First, was Mary in need of redemption if she had been conceived without stain of original sin?
Second, when, in the course of her conception, was Mary preserved from the stain and effects of original sin?
These obstacles had stymied many of the Church's leading theologians over the centuries among them St. Augustine, St. Bernard, St. Anselm, St. Thomas Aquinas, and St. Bonaventure. So the great teachers of the Church hesitated to proclaim the doctrine of the Immaculate Conception.
Meanwhile, popular belief shifted toward the acceptance of this special prerogative for the Mother of Christ. The feast of the Immaculate Conception was instituted in many parts of Europe, although it was already celebrated in the East since the seventh century.
Enter Duns Scotus into the academic arena of the controversy. Beginning with the general principle formulated by St. Anselm in the eleventh century, potuit, decuit, ergo fecit (it was possible, it was fitting, therefore it was accomplished), he jumped into the thick of the intellectual tussle. In a matter of time the Subtle Doctor dispelled all objections satisfactorily.
The first hurdle in the dispute regarded Mary's need of redemption. If she was conceived in the womb of her mother, St. Anne, without original sin, was she exempt from Christ's redemption? Did she not need to be redeemed?
In his Letter to the Romans (5:12), St. Paul had taught "it was through on man (Adam) that sin came into the world, and through sin death, and thus death has spread through the whole human race because everyone has sinned." Paul is telling us that everyone inherits original sin and its consequences. Therefore Mary needed to be redeemed. But Christ had not yet come to accomplish the redemption.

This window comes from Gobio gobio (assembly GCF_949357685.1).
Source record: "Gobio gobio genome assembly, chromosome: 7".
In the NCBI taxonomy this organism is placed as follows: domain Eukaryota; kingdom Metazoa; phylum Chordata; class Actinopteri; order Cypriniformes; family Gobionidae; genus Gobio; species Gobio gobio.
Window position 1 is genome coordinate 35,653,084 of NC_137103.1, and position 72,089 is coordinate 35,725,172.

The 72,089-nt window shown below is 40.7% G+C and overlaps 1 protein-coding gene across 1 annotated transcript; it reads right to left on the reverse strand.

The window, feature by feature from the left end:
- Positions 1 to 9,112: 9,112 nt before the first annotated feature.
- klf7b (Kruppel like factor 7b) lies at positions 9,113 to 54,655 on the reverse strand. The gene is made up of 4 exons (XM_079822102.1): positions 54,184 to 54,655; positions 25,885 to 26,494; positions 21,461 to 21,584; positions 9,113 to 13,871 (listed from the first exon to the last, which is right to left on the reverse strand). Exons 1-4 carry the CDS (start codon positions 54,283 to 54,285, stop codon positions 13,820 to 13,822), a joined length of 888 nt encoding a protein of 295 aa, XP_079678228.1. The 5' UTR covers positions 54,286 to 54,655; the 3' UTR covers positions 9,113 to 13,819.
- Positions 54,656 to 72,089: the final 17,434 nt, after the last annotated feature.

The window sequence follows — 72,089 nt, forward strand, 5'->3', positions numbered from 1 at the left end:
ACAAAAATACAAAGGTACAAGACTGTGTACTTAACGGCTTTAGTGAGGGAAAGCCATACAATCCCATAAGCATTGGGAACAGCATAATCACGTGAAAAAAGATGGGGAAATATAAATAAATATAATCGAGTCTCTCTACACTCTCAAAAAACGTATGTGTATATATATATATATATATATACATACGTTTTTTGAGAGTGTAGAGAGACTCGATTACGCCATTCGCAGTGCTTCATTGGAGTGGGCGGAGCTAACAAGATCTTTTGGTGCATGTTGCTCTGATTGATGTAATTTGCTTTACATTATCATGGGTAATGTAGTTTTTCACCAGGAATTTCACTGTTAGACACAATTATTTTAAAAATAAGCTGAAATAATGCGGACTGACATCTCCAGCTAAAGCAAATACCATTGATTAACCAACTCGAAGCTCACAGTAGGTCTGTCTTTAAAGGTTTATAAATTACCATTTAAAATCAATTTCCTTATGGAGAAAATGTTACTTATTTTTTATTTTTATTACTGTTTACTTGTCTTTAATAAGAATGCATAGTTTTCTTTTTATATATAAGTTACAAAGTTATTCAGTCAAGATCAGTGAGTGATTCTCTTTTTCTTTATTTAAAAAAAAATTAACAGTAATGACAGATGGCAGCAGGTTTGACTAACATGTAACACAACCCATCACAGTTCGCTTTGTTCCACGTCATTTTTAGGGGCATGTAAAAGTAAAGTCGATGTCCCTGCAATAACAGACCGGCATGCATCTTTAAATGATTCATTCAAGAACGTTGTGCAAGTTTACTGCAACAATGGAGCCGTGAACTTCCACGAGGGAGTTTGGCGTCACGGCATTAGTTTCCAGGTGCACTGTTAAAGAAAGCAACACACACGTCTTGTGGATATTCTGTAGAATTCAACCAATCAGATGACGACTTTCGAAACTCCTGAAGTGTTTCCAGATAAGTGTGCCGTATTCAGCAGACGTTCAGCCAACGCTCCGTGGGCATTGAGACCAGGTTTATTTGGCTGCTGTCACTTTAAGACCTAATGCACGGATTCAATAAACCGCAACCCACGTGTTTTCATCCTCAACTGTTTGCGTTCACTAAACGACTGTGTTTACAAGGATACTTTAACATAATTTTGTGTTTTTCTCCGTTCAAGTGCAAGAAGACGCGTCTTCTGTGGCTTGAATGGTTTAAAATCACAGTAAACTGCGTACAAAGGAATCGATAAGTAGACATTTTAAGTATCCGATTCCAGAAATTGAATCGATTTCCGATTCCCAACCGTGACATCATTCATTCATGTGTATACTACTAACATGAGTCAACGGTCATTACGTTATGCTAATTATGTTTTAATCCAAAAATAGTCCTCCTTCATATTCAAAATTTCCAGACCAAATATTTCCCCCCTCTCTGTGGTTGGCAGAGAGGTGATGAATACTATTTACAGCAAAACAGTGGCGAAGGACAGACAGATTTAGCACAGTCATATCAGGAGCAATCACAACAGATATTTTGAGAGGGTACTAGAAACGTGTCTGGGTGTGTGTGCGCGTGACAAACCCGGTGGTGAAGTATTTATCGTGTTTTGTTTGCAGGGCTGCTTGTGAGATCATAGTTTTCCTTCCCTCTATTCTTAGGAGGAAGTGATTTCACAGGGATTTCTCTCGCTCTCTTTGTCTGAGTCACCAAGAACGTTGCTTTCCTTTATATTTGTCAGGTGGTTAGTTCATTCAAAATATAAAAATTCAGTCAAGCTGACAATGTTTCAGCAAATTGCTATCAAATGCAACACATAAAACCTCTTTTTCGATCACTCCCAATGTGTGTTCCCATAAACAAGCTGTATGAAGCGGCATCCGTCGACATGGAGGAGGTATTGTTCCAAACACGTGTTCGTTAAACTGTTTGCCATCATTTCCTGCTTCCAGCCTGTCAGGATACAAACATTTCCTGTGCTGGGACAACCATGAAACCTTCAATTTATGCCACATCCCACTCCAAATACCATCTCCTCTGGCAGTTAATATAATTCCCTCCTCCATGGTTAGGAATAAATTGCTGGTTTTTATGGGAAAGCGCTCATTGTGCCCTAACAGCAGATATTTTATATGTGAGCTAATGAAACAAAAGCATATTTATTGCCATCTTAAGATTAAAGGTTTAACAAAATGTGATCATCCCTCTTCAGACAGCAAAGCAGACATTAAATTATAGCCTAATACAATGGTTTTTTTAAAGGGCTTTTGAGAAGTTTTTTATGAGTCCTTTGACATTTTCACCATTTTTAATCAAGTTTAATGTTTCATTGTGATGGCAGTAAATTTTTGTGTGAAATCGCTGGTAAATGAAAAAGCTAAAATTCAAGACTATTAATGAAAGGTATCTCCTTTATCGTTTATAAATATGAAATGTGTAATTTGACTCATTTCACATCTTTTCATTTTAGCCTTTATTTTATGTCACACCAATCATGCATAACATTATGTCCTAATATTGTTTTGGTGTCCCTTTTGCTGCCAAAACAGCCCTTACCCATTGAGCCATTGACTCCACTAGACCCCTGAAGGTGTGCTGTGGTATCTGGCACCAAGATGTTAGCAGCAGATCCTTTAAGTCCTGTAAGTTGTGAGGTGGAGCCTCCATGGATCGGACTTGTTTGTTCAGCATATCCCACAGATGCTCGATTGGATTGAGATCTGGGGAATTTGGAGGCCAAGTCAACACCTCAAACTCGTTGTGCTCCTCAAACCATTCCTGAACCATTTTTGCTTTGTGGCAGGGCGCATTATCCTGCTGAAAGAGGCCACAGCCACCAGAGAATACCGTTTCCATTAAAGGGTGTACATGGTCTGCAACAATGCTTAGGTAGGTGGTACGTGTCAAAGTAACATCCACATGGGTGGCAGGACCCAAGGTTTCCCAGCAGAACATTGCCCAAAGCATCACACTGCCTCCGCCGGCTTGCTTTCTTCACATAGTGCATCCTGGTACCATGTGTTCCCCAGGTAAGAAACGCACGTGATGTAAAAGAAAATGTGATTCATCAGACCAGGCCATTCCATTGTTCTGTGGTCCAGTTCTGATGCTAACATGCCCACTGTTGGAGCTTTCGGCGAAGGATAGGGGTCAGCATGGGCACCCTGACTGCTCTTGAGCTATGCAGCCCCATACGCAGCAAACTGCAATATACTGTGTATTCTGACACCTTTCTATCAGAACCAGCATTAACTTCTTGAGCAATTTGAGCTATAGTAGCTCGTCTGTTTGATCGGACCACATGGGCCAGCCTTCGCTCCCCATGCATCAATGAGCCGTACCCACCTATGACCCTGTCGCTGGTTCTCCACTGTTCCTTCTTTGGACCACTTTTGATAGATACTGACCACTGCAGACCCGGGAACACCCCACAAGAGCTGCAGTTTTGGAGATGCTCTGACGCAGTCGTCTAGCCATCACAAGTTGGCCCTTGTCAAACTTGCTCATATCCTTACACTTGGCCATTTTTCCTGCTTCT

Duns Scotus pushed this obstruction from the path by showing that instead of being excluded from the redemption of the Savior, Mary obtained the greatest of redemptions through the mystery of her preservation from all sin. This, explained Scotus, was a more perfect redemption and attributes to Christ a more exalted role as Redeemer, because redeeming grace, which preserves from original sin, is greater than that which purifies from sin already incurred.
Consequently, Christ was Mary's Redeemer more perfectly by preservative redemption in shielding her from original sin through anticipating and foreseeing the merits of his passion and death. This preredemption indicates a much greater grace and more perfect salvation.
Since Mary was a daughter of Adam, when was she preserved from original sin and its consequences? Here was another obstacle to be cleared. In resolving this second problem the Subtle Doctor cleverly saw his way clear by making the necessary distinction between the order of nature and the order of time.